Ridding inefficiencies in state-owned enterprises
An important element in averting an economic meltdown hinges on the success of reforming state-owned enterprises (SOEs). China’s SOEs have access to a larger share of the finance in the economy than their share of activity and is also blamed for the mounting corporate debt that critics point to as a ticking economic time bomb. In 2016 and 2017, the growth rate of capital expenditure for private firms was much less than that of state-controlled firms, suggesting that the private sector was more cautious about the future and that SOEs were partly pumping up the economy (chart 4). SOEs are seen as having multiple objectives: Besides making profits they are tasked with developing or acquiring technology for the country, providing jobs and doing “national service” when required.
Chart 4: Private investment is picking up as state-led investment cools
Source: CEIC, Gavakel Data/Macrobond, Jul 2018
An initial stage of ridding inefficiencies in the SOEs was supply-side reforms where production limits were set to cap capacity in the centrally-planned command economy. This was needed in some sectors with over-capacity such as steel and coal to staunch the bleeding from irrational competition. The second stage of reform was in stopping new capacity. We have now entered a third stage where China is forcing consolidation and reducing the number of SOEs through bankruptcies, debt restructuring and mega mergers. The consolidation sees the weaker SOEs merged with their stronger peers, as well as vertical integration to create “national champions” in respective industries that can compete globally.
Political system that is unabashedly undemocratic
In March this year (2018), China’s National People’s Congress approved constitutional changes to remove term limits for China’s President. This raised some concerns among critics who questioned the wisdom of allowing President Xi Jinping to effectively remain President for life or rule indefinitely, pointing to the undemocratic nature of such a move. Those schooled in Western liberal democracy hold the implicit assumption that democracy and capitalism are the best systems of governance. It is thought that the free market allocates capital more efficiently than a command economy where bureaucrats, tasked with directing resources into the right sectors, always get it wrong. The view is that democracy is a fairer system for the average person and is better at preventing corruption and despotic rule.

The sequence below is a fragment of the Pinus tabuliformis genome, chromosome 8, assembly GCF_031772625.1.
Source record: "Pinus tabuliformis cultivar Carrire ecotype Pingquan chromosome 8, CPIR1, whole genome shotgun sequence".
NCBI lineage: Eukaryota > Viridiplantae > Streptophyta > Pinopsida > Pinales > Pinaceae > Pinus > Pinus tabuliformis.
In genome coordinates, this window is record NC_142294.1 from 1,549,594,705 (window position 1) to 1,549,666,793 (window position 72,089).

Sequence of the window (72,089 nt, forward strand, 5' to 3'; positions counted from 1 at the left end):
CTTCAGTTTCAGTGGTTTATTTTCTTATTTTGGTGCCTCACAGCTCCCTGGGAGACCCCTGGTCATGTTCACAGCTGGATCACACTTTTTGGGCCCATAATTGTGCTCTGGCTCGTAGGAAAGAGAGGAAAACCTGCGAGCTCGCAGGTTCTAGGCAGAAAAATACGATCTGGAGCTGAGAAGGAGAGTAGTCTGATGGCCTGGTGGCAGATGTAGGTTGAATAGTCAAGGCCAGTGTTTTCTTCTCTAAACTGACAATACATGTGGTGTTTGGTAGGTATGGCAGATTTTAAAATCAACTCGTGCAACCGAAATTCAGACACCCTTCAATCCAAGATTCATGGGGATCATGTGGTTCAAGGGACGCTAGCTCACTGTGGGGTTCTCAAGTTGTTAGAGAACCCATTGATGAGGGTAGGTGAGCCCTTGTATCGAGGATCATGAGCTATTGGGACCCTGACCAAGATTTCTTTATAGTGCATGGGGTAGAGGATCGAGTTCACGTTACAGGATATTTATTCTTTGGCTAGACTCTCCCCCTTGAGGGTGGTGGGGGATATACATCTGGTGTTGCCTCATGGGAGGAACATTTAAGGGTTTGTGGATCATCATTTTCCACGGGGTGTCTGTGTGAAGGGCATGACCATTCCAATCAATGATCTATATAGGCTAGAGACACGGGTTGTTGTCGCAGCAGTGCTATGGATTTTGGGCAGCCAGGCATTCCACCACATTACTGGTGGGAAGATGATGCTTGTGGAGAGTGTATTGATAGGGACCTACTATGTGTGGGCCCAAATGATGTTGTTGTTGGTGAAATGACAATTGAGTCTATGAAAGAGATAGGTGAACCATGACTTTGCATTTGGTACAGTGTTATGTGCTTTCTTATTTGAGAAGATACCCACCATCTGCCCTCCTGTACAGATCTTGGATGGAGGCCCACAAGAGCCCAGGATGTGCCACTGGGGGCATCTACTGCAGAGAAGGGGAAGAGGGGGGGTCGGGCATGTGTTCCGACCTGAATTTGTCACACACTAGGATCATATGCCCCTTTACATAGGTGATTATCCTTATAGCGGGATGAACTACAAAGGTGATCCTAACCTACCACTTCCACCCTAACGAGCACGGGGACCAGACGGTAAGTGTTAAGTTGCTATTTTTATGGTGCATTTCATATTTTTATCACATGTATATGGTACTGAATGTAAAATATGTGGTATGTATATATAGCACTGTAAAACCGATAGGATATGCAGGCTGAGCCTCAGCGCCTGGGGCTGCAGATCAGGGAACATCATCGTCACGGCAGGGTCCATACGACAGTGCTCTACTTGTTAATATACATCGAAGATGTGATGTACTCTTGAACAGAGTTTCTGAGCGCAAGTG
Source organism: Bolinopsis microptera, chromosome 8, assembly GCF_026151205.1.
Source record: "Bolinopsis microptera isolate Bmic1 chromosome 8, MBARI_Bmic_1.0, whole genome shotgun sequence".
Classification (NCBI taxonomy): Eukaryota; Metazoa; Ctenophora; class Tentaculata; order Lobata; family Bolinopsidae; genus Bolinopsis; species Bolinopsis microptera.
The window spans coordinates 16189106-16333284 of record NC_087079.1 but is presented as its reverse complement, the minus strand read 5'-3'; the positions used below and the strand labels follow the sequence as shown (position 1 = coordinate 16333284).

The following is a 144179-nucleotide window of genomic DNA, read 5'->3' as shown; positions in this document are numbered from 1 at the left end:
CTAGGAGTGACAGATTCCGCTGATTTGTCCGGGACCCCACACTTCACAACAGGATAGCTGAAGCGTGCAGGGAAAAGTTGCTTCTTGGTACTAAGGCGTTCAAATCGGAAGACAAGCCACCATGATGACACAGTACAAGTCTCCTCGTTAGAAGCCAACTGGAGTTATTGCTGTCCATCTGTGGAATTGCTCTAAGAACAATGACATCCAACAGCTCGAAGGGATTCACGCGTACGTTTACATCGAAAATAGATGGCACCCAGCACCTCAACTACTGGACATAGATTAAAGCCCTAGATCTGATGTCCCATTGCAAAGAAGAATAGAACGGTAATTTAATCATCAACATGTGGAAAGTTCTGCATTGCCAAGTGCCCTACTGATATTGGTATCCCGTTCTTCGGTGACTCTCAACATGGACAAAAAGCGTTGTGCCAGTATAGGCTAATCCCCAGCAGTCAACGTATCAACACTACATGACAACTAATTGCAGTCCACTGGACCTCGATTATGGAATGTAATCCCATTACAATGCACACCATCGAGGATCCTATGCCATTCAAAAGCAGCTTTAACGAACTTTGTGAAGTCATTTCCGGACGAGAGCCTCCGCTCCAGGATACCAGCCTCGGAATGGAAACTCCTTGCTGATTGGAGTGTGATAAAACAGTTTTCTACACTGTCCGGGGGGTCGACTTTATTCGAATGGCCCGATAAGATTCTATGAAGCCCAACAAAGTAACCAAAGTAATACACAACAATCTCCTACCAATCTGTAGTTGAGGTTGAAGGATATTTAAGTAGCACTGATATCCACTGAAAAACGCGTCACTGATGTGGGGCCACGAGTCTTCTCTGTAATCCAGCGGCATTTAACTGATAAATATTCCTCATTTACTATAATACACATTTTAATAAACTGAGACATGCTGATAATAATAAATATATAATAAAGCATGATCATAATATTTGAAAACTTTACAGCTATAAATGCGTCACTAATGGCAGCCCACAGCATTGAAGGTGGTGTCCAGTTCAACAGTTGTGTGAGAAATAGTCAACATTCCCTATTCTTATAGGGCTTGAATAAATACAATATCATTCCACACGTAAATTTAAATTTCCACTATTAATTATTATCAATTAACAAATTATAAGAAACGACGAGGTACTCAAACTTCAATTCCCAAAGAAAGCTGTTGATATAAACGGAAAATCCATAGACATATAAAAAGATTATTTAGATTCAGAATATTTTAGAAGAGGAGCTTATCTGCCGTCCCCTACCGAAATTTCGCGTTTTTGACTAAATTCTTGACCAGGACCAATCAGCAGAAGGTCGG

The Chinese system of “socialism with Chinese characteristics” is clearly very different from liberal democracy but we think that being at odds with this Western ideal does not mean it is inferior or doomed to fail. Every country interprets events through the lens of its own history, culture and way of thinking. China sees itself as needing to be governed from the centre due to its size. The confidence that such a system serves it well in part stems from its history where there are many examples of great emperors who served the people well.
The German sociologist and philosopher Max Weber defines authority as taking three forms: 1) charismatic; 2) traditional; and 3) legal-rational. Each of these translates into a different type of leadership. First, a charismatic leader has traits that make him extraordinary. He is not just capable but has the power of charisma to unite divided people to follow him. In the second form of traditional authority, the leader, though possessing a dominant personality, depends on established tradition or the prevailing order in society, for his mandate to rule. The third form, legal-rational authority is derived from clearly defined laws. It is not the innate qualities of the leader that enables him to lead, but the procedures and laws which give him legitimacy and competency to rule. Much of contemporary society depends on this form of rational authority as the rule of law, with a bureaucracy developed to establish order and address problems.